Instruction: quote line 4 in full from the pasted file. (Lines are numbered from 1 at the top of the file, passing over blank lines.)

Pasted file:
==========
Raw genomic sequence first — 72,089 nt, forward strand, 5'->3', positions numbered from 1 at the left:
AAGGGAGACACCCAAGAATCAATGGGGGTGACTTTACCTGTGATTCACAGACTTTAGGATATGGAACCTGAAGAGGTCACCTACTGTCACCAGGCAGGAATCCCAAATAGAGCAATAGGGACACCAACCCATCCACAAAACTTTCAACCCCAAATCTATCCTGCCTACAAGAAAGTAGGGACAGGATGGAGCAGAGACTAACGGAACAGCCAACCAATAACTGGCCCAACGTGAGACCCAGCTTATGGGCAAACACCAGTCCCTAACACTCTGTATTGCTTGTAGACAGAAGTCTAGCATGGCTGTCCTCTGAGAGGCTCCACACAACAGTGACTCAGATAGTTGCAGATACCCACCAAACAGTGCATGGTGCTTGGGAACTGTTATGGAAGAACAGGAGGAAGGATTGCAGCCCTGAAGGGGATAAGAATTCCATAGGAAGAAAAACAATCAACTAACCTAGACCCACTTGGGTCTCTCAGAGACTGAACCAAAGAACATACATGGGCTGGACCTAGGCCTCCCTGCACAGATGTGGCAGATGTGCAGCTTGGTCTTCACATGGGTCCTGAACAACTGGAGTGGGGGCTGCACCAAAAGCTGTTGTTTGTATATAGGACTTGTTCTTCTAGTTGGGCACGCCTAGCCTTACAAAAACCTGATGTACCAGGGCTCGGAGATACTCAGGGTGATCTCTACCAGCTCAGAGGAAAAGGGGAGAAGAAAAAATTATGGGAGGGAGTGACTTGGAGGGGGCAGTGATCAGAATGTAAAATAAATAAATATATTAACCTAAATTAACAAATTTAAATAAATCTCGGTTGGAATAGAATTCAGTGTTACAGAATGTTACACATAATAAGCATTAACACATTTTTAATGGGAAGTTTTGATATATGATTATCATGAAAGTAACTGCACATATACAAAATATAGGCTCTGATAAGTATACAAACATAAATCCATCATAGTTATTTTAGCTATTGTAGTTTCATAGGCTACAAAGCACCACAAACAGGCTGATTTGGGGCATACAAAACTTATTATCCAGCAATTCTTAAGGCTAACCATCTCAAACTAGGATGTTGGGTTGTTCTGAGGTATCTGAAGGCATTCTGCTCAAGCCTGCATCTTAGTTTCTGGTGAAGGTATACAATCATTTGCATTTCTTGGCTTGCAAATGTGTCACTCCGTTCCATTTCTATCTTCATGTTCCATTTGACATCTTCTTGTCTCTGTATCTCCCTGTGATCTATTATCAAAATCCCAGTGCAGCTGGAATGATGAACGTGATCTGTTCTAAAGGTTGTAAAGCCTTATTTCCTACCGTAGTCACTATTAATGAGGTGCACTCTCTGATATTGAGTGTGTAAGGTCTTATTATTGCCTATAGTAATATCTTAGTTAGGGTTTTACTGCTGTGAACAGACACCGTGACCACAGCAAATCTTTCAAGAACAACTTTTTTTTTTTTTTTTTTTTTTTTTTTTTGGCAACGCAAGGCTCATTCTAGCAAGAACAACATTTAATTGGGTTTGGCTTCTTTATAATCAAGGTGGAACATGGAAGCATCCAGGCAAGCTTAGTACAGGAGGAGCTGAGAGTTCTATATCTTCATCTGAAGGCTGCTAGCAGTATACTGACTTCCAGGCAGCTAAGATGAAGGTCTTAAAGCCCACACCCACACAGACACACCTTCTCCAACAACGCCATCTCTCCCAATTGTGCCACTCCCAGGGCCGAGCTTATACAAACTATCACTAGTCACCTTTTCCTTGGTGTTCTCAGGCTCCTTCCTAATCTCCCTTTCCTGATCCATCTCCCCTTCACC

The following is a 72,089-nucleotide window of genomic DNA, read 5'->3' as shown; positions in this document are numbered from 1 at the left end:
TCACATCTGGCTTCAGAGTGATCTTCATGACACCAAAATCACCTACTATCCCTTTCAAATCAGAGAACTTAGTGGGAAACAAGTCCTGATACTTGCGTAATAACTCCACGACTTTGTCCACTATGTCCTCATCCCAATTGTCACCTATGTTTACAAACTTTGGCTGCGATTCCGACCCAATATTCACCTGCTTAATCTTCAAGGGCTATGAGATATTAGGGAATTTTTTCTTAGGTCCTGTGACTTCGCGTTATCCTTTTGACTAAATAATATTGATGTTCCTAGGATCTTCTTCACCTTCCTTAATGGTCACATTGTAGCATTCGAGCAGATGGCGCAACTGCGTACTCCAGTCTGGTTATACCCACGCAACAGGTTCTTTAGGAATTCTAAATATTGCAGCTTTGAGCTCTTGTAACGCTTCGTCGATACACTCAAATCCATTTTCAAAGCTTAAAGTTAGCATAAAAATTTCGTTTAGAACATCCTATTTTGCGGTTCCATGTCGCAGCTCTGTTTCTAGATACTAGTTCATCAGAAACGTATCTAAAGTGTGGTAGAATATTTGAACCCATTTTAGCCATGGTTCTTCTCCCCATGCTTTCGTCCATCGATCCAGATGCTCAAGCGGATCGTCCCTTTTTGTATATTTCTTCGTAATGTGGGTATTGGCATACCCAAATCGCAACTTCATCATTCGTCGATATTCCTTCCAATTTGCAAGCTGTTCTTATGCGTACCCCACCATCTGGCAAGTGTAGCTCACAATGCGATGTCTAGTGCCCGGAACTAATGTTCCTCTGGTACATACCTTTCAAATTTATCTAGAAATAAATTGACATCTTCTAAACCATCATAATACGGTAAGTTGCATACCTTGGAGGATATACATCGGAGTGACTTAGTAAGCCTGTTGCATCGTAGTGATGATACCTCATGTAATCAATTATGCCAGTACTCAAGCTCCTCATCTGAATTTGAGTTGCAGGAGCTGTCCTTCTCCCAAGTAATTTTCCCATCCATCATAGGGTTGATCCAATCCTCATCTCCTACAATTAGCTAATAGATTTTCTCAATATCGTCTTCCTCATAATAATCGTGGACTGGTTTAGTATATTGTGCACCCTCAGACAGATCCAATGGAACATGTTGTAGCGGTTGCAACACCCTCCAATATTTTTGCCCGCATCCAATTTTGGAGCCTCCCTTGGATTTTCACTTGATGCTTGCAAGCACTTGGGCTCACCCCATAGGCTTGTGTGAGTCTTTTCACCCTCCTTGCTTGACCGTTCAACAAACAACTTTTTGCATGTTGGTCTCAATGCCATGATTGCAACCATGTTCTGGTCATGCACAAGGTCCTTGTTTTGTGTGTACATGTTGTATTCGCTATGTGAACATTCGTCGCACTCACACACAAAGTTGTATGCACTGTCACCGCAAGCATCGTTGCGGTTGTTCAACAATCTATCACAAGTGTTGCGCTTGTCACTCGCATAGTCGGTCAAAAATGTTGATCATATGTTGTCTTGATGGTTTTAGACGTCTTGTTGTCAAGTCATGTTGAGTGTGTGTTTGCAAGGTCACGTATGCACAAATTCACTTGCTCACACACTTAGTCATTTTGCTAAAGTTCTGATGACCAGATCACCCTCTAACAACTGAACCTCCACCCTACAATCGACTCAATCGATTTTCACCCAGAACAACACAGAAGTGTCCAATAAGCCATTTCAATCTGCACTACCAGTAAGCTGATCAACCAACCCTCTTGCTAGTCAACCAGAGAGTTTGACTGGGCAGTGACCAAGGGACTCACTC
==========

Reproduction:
TCACATCTGGCTTCAGAGTGATCTTCATGACACCAAAATCACCTACTATCCCTTTCAAATCAGAGAACTTAGTGGGAAACAAGTCCTGATACTTGCGTAATAACTCCACGACTTTGTCCACTATGTCCTCATCCCAATTGTCACCTATGTTTACAAACTTTGGCTGCGATTCCGACCCAATATTCACCTGCTTAATCTTCAAGGGCTATGAGATATTAGGGAATTTTTTCTTAGGTCCTGTGACTTCGCGTTATCCTTTTGACTAAATAATATTGATGTTCCTAGGATCTTCTTCACCTTCCTTAATGGTCACATTGTAGCATTCGAGCAGATGGCGCAACTGCGTACTCCAGTCTGGTTATACCCACGCAACAGGTTCTTTAGGAATTCTAAATATTGCAGCTTTGAGCTCTTGTAACGCTTCGTCGATACACTCAAATCCATTTTCAAAGCTTAAAGTTAGCATAAAAATTTCGTTTAGAACATCCTATTTTGCGGTTCCATGTCGCAGCTCTGTTTCTAGATACTAGTTCATCAGAAACGTATCTAAAGTGTGGTAGAATATTTGAACCCATTTTAGCCATGGTTCTTCTCCCCATGCTTTCGTCCATCGATCCAGATGCTCAAGCGGATCGTCCCTTTTTGTATATTTCTTCGTAATGTGGGTATTGGCATACCCAAATCGCAACTTCATCATTCGTCGATATTCCTTCCAATTTGCAAGCTGTTCTTATGCGTACCCCACCATCTGGCAAGTGTAGCTCACAATGCGATGTCTAGTGCCCGGAACTAATGTTCCTCTGGTACATACCTTTCAAATTTATCTAGAAATAAATTGACATCTTCTAAACCATCATAATACGGTAAGTTGCATACCTTGGAGGATATACATCGGAGTGACTTAGTAAGCCTGTTGCATCGTAGTGATGATACCTCATGTAATCAATTATGCCAGTACTCAAGCTCCTCATCTGAATTTGAGTTGCAGGAGCTGTCCTTCTCCCAAGTAATTTTCCCATCCATCATAGGGTTGATCCAATCCTCATCTCCTACAATTAGCTAATAGATTTTCTCAATATCGTCTTCCTCATAATAATCGTGGACTGGTTTAGTATATTGTGCACCCTCAGACAGATCCAATGGAACATGTTGTAGCGGTTGCAACACCCTCCAATATTTTTGCCCGCATCCAATTTTGGAGCCTCCCTTGGATTTTCACTTGATGCTTGCAAGCACTTGGGCTCACCCCATAGGCTTGTGTGAGTCTTTTCACCCTCCTTGCTTGACCGTTCAACAAACAACTTTTTGCATGTTGGTCTCAATGCCATGATTGCAACCATGTTCTGGTCATGCACAAGGTCCTTGTTTTGTGTGTACATGTTGTATTCGCTATGTGAACATTCGTCGCACTCACACACAAAGTTGTATGCACTGTCACCGCAAGCATCGTTGCGGTTGTTCAACAATCTATCACAAGTGTTGCGCTTGTCACTCGCATAGTCGGTCAAAAATGTTGATCATATGTTGTCTTGATGGTTTTAGACGTCTTGTTGTCAAGTCATGTTGAGTGTGTGTTTGCAAGGTCACGTATGCACAAATTCACTTGCTCACACACTTAGTCATTTTGCTAAAGTTCTGATGACCAGATCACCCTCTAACAACTGAACCTCCACCCTACAATCGACTCAATCGATTTTCACCCAGAACAACACAGAAGTGTCCAATAAGCCATTTCAATCTGCACTACCAGTAAGCTGATCAACCAACCCTCTTGCTAGTCAACCAGAGAGTTTGACTGGGCAGTGACCAAGGGACTCACTC